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Old 09-14-2010, 03:35 PM
 
1,055 posts, read 1,932,721 times
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I hope that doesn't sound too stupid but I couldn't think of a better way to word it. My situation is I moved into a townhome and the electric bill is ungodly despite keeping my A/C on 82 degs. I am looking for ways to lower my bill. I suspect the chandelier lighting in the living room/dining area may use a lot of electricity because of the 6 tiny bulbs in it which can't be converted to CFL's. Plus the light is too bright but its the only light I have in the entire room to eat or watch tv by. So I took 3 of the 6 bulbs out so I'm wondering will that lower my electricity usage or not?

Also have only strip lighting in the bathroom that has something like 7 bulbs above the mirror kinda like those Hollywood dressing room type lighting. If I climb up and remove some of those bulbs which again are way too bright anyway will that lower electricity use or does it still use electricity when its turned on even in the sockets missing bulbs?
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Old 09-14-2010, 03:55 PM
 
Location: Pomona
1,955 posts, read 5,339,238 times
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Yes. Since those are incandescents, as long as the bulb is off, there will be zero power draw. For aesthetics, you don't have to remove them completely; just loosen them until they're off, and that'll be sufficient.

FWIW, Ikea does carry CFLs with the small chandelier base.
IKEA | Light sources & accessories | Light sources | SPARSAM | Low-energy bulb E12
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Old 09-14-2010, 04:03 PM
 
21,578 posts, read 36,422,679 times
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Default Not a stupid question at all...

Those bathroom strips with even 40 watt bulbs DO crank on the old electric bill. Switching em all to cfl might save some significant juice if you do not mind the poor color rendition.

I understand your concerns about how the fixture will react to unscrewing some bulbs, and the simple answer is that taking the bulb our will cut the energy flow / usage. Lights are not transformers that have a "parasitic" load even when they are not charging your cell phone or something...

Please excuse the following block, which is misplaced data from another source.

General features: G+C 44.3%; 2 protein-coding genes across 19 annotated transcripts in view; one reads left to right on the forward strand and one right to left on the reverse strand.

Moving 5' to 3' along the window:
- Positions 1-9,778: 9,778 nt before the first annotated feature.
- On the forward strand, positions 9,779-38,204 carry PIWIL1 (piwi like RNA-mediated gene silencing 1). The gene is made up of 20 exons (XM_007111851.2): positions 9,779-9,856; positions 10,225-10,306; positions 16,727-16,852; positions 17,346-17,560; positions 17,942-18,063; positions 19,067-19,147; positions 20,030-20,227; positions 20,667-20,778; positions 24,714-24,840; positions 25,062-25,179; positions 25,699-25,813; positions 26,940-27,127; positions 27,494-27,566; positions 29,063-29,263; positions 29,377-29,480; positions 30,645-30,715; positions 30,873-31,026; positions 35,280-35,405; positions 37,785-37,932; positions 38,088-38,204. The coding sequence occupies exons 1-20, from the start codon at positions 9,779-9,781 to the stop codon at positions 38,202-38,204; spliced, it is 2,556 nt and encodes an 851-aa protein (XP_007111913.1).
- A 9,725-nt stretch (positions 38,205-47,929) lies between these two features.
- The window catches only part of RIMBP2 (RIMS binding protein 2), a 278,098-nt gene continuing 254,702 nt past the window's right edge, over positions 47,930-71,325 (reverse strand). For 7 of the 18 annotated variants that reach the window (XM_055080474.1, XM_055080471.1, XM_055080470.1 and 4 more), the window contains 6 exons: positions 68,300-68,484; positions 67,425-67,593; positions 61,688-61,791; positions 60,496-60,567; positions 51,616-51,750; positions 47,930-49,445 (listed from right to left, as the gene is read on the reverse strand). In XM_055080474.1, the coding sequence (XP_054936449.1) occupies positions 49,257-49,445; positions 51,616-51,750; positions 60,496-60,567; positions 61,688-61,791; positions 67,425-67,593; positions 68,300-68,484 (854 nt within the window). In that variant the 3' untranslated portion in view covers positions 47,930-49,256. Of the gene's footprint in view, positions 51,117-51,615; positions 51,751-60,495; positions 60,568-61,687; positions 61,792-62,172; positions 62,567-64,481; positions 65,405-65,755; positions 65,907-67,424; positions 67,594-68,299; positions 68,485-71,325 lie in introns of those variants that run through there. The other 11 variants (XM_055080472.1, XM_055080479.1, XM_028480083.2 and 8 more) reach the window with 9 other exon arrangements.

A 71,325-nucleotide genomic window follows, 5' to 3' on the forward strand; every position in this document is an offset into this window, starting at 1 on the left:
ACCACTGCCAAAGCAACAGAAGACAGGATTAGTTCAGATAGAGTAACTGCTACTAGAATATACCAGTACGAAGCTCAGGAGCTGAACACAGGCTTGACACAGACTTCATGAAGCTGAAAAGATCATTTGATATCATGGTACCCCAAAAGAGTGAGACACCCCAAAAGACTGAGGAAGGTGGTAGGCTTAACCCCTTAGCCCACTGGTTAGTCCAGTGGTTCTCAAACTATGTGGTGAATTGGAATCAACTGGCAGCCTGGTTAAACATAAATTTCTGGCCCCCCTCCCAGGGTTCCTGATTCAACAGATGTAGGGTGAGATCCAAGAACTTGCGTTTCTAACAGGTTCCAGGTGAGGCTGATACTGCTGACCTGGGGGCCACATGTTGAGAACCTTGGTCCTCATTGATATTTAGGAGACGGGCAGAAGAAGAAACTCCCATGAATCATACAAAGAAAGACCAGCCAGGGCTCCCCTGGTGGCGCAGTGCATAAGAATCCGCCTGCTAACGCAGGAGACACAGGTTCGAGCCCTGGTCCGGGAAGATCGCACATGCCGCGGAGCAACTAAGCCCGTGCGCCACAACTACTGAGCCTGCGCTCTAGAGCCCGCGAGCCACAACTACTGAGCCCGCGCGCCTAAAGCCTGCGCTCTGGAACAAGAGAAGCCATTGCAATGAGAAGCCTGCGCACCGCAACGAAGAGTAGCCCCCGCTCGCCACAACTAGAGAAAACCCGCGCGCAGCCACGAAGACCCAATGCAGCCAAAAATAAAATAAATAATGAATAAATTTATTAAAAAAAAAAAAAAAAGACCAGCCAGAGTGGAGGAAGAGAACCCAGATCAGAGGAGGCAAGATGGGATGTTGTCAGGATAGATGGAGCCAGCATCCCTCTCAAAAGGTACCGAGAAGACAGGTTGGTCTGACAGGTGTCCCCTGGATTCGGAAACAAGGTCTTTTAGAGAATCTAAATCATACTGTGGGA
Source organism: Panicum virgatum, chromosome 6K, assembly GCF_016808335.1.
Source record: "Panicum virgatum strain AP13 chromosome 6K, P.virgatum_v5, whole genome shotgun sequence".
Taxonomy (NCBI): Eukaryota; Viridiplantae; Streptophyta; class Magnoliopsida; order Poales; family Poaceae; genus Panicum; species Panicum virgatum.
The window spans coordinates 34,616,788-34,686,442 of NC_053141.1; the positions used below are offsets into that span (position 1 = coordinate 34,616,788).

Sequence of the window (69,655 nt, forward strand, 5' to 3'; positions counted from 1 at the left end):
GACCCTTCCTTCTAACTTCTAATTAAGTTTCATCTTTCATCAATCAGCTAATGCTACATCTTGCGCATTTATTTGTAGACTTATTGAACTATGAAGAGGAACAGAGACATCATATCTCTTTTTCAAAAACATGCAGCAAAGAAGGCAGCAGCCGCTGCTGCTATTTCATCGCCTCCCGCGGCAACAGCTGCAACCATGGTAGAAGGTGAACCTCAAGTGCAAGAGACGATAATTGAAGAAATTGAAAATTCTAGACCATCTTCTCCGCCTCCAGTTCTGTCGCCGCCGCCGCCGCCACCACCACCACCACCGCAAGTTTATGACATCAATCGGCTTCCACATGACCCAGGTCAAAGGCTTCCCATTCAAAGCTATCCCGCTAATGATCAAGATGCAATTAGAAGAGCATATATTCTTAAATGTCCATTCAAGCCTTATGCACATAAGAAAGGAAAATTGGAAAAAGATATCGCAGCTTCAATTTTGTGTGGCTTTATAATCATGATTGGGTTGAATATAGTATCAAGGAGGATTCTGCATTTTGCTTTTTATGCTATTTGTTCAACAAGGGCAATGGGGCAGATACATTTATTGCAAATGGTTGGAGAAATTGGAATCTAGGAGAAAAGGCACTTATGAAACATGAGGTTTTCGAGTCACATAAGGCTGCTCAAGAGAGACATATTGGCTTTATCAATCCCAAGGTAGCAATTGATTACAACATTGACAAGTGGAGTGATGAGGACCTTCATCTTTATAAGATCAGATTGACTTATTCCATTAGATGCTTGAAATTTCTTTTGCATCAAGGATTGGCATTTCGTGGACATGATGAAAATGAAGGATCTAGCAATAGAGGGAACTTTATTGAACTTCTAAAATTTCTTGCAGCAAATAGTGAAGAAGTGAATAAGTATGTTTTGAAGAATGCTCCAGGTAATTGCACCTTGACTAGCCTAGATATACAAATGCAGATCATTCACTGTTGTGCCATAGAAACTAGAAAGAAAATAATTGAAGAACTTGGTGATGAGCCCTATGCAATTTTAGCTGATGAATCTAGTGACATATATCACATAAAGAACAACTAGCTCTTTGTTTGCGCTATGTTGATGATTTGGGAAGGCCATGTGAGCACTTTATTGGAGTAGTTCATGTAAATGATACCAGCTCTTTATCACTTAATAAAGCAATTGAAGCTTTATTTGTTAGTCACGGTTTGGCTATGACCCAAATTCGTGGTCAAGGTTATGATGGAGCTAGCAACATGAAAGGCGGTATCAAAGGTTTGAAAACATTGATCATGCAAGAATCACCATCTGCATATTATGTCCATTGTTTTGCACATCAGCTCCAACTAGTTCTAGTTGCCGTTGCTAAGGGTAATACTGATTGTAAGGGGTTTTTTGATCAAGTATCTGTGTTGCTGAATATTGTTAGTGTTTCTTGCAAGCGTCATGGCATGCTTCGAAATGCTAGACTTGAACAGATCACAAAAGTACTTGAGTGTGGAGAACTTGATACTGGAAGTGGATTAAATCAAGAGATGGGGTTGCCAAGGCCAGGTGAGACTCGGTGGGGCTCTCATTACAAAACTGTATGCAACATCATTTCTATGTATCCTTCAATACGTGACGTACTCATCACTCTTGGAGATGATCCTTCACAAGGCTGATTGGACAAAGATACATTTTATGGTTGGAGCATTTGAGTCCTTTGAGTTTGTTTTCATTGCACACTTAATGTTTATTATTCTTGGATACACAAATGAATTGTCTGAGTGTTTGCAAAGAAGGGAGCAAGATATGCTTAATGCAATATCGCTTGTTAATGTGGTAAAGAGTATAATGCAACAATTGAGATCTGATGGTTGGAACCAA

You know, lighting tends to be a pretty small of most electric bills. Things with motors tend to be the real watt hogs. Refrigerators with old compressors are high on the hit list, so are air conditioners pumps, that sort of thing.

Heaters tend to be big energy uses too. Everything from an electric stove to a water heater to even an electric blanket that gets left on inadvertently will be huge...


If you can get your A/C serviced you might find it runs better, keeps you cooler for less. Adding insulation is another great way to help out...

Good Luck!
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Old 09-14-2010, 04:19 PM
 
Location: Las Flores, Orange County, CA
26,362 posts, read 55,166,325 times
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Shade the east and west sides of your house
Use ceiling fans and box fans to move the air around and it will feel cooler
Pre cool the house in the morning with cool morning air

Walk around naked
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Old 09-14-2010, 04:28 PM
 
Location: Lincoln County Road or Armageddon
3,711 posts, read 2,883,038 times
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Replace the switchs with dimmer switches on the incandescent lights. Make sure you turn off the breaker before doing it, though. Most CFLs aren't dimmer compatible, but some are.
Old appliances will kill you on electric bills.
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Old 09-14-2010, 05:05 PM
 
Location: Somewhere in northern Alabama
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What is ungodly? How many kilowatt hours?

You can easily figure out the cost of incandescent lighting. A Kilowatt hour is 1000 watt hours. That means a 100 watt lamp that is on for ten hours will use ONE kilowatt hour (abbreviated KWH on most bills).

If the average billing period is 30 days and you have 200 watts of incandescent lighting on from 6PM to midnight every day, that is 200 x 30 x 6 = 36 KWH. Since electricity costs are usually between ten and twenty cents per KWH, that equates to a max of about $7.20. I don't consider that ungodly.

Look instead for dripping hot water, AC that runs all the time, and high wattage stuff.
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Old 09-14-2010, 05:31 PM
 
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Since this is a townhome that I rent I cannot do all those rennovations especially not to things like insulation and appliances. What makes it worse yes all the appliances must be really old like at least 20 years old. I use cold water to wash the laundry and do not use the dishwasher at all.